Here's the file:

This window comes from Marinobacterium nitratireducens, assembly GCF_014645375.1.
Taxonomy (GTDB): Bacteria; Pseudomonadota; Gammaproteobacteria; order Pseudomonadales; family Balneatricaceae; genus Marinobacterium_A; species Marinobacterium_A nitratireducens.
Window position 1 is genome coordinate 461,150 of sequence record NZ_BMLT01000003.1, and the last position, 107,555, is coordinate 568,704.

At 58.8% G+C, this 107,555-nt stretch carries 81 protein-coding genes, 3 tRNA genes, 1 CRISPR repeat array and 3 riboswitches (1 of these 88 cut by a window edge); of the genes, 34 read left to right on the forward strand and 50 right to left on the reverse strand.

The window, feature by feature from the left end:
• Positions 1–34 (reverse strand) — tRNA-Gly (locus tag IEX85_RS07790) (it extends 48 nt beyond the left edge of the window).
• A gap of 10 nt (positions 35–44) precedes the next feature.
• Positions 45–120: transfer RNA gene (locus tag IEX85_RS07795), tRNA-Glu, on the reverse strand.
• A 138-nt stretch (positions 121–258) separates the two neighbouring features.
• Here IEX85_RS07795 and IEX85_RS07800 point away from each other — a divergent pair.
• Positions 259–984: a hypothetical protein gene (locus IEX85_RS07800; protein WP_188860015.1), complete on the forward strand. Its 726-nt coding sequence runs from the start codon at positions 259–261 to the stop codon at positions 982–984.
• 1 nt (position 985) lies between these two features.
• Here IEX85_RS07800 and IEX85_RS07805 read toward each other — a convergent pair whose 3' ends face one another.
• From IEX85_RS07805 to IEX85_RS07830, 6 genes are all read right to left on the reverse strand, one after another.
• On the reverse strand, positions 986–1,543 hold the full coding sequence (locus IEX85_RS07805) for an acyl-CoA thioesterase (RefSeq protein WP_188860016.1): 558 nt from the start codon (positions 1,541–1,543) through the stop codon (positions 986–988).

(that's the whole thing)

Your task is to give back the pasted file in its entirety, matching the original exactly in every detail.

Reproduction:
This window comes from Marinobacterium nitratireducens, assembly GCF_014645375.1.
Taxonomy (GTDB): Bacteria; Pseudomonadota; Gammaproteobacteria; order Pseudomonadales; family Balneatricaceae; genus Marinobacterium_A; species Marinobacterium_A nitratireducens.
Window position 1 is genome coordinate 461,150 of sequence record NZ_BMLT01000003.1, and the last position, 107,555, is coordinate 568,704.

At 58.8% G+C, this 107,555-nt stretch carries 81 protein-coding genes, 3 tRNA genes, 1 CRISPR repeat array and 3 riboswitches (1 of these 88 cut by a window edge); of the genes, 34 read left to right on the forward strand and 50 right to left on the reverse strand.

The window, feature by feature from the left end:
• Positions 1–34 (reverse strand) — tRNA-Gly (locus tag IEX85_RS07790) (it extends 48 nt beyond the left edge of the window).
• A gap of 10 nt (positions 35–44) precedes the next feature.
• Positions 45–120: transfer RNA gene (locus tag IEX85_RS07795), tRNA-Glu, on the reverse strand.
• A 138-nt stretch (positions 121–258) separates the two neighbouring features.
• Here IEX85_RS07795 and IEX85_RS07800 point away from each other — a divergent pair.
• Positions 259–984: a hypothetical protein gene (locus IEX85_RS07800; protein WP_188860015.1), complete on the forward strand. Its 726-nt coding sequence runs from the start codon at positions 259–261 to the stop codon at positions 982–984.
• 1 nt (position 985) lies between these two features.
• Here IEX85_RS07800 and IEX85_RS07805 read toward each other — a convergent pair whose 3' ends face one another.
• From IEX85_RS07805 to IEX85_RS07830, 6 genes are all read right to left on the reverse strand, one after another.
• On the reverse strand, positions 986–1,543 hold the full coding sequence (locus IEX85_RS07805) for an acyl-CoA thioesterase (RefSeq protein WP_188860016.1): 558 nt from the start codon (positions 1,541–1,543) through the stop codon (positions 986–988).